The second time the flesh was harder to put onand there was no womb to shape and soften it, unless it were Joseph's tomb in the cut rock that shaped, perhaps, but more misshaped to a kept mask, as a wet shoe is hardened as it dries to a foot shape and the print of a step, but not to the moving muscle and bone that walking was. What wonder then that Mary, who loved his life, mistook him for the gardener, and humbled by love, asked only where they had lain him that took him away.
The men, too, were uncertain they saw at first. Thomas doubted and thrust his hand in the wounds. There must have been some subtle difference gone from the flesh they loved, or a difference newly come to make a change in it. Say the change was death that had wrought hard with it; or say the fact this flesh appeared and disappeared without their knowing bewildered them. They did rejoice, but only as though their hope had stretched too far. And Peter went back to cast his nets on the sea.
Some grief is stronger than any joy before or after it, and life survives. It feeds within itself on grief, not nourished then by other food, as winter trees survive because they do not feed. Their mouths refused, almost, the taste of the brief return; grief seared, they could not savor it. The time did come— but it was afterwards, that a new joy leafed over their grief as a tree is leafed. It was the tree of grief that grew these leaves.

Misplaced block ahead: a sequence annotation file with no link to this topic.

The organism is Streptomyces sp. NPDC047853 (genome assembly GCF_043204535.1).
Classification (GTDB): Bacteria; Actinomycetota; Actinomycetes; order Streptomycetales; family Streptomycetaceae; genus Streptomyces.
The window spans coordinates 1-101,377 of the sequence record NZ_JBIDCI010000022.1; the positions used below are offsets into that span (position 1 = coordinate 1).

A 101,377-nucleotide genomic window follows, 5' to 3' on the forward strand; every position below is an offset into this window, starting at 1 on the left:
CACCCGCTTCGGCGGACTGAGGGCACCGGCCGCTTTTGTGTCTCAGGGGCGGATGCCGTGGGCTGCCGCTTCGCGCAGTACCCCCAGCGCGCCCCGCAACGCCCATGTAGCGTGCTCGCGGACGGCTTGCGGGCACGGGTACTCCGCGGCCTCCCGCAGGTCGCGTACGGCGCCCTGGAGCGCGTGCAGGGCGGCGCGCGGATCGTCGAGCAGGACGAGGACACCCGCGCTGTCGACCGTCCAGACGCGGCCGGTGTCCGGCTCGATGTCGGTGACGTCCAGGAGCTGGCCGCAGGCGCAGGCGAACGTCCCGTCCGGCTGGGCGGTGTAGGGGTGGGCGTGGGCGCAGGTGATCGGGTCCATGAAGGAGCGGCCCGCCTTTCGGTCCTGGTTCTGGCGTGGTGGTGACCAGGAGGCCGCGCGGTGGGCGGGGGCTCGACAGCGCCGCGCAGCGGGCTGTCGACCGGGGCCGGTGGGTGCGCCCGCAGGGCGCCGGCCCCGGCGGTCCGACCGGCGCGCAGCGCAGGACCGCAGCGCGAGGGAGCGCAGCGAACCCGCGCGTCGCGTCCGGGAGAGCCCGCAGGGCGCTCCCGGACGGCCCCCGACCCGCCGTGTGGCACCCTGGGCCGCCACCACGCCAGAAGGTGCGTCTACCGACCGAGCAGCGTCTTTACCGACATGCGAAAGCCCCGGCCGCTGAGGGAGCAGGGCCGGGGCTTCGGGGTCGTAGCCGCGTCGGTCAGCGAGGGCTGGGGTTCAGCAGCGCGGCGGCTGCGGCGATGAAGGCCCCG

We share the movement that young birds learn when clumsy with size, they grow to empty air and fall, and find the empty air sustains. So we are lofted in our downward course by the wide void of loss through which we fall to loss and lose again, until we too are lost in a heavier element—the earth or sea. We grow in stature: grief is real and loss is for life, as long as life. Long flight, soar freely, spiral and glide in the empty air.
(found via Andrew Sullivan)